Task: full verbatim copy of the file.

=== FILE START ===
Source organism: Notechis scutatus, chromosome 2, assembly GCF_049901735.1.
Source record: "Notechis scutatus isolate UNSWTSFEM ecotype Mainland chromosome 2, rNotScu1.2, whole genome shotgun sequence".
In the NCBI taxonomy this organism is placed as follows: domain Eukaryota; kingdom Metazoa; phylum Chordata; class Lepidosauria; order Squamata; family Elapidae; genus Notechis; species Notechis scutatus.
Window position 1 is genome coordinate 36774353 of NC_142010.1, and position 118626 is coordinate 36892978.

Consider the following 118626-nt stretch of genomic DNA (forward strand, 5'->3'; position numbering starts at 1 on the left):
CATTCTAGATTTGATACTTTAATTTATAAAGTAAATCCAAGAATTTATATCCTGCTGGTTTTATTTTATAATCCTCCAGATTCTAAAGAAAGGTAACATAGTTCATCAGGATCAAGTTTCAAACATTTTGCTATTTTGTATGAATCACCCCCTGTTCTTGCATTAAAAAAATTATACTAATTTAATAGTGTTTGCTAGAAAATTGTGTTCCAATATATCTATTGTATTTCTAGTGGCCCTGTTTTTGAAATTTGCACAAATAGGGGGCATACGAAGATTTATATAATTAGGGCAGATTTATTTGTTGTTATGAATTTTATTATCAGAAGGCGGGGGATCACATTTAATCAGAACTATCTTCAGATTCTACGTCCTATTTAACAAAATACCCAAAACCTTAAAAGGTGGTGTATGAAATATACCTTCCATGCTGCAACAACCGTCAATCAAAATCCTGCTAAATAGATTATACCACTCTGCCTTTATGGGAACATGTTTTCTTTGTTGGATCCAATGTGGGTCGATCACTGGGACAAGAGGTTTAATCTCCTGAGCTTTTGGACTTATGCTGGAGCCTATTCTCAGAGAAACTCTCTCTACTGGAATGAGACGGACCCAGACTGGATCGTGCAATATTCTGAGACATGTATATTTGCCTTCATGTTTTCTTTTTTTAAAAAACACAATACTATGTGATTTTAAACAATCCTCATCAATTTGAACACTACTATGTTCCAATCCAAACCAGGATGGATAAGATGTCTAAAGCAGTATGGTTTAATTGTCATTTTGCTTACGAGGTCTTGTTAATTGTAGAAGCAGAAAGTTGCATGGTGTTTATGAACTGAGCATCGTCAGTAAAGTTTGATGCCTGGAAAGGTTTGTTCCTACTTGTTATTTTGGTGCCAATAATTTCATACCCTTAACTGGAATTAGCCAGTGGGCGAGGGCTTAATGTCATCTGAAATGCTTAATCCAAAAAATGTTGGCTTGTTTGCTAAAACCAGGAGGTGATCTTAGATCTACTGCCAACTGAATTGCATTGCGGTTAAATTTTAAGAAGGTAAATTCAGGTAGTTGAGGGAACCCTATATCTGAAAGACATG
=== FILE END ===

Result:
Source organism: Notechis scutatus, chromosome 2, assembly GCF_049901735.1.
Source record: "Notechis scutatus isolate UNSWTSFEM ecotype Mainland chromosome 2, rNotScu1.2, whole genome shotgun sequence".
In the NCBI taxonomy this organism is placed as follows: domain Eukaryota; kingdom Metazoa; phylum Chordata; class Lepidosauria; order Squamata; family Elapidae; genus Notechis; species Notechis scutatus.
Window position 1 is genome coordinate 36774353 of NC_142010.1, and position 118626 is coordinate 36892978.

Consider the following 118626-nt stretch of genomic DNA (forward strand, 5'->3'; position numbering starts at 1 on the left):
CATTCTAGATTTGATACTTTAATTTATAAAGTAAATCCAAGAATTTATATCCTGCTGGTTTTATTTTATAATCCTCCAGATTCTAAAGAAAGGTAACATAGTTCATCAGGATCAAGTTTCAAACATTTTGCTATTTTGTATGAATCACCCCCTGTTCTTGCATTAAAAAAATTATACTAATTTAATAGTGTTTGCTAGAAAATTGTGTTCCAATATATCTATTGTATTTCTAGTGGCCCTGTTTTTGAAATTTGCACAAATAGGGGGCATACGAAGATTTATATAATTAGGGCAGATTTATTTGTTGTTATGAATTTTATTATCAGAAGGCGGGGGATCACATTTAATCAGAACTATCTTCAGATTCTACGTCCTATTTAACAAAATACCCAAAACCTTAAAAGGTGGTGTATGAAATATACCTTCCATGCTGCAACAACCGTCAATCAAAATCCTGCTAAATAGATTATACCACTCTGCCTTTATGGGAACATGTTTTCTTTGTTGGATCCAATGTGGGTCGATCACTGGGACAAGAGGTTTAATCTCCTGAGCTTTTGGACTTATGCTGGAGCCTATTCTCAGAGAAACTCTCTCTACTGGAATGAGACGGACCCAGACTGGATCGTGCAATATTCTGAGACATGTATATTTGCCTTCATGTTTTCTTTTTTTAAAAAACACAATACTATGTGATTTTAAACAATCCTCATCAATTTGAACACTACTATGTTCCAATCCAAACCAGGATGGATAAGATGTCTAAAGCAGTATGGTTTAATTGTCATTTTGCTTACGAGGTCTTGTTAATTGTAGAAGCAGAAAGTTGCATGGTGTTTATGAACTGAGCATCGTCAGTAAAGTTTGATGCCTGGAAAGGTTTGTTCCTACTTGTTATTTTGGTGCCAATAATTTCATACCCTTAACTGGAATTAGCCAGTGGGCGAGGGCTTAATGTCATCTGAAATGCTTAATCCAAAAAATGTTGGCTTGTTTGCTAAAACCAGGAGGTGATCTTAGATCTACTGCCAACTGAATTGCATTGCGGTTAAATTTTAAGAAGGTAAATTCAGGTAGTTGAGGGAACCCTATATCTGAAAGACATG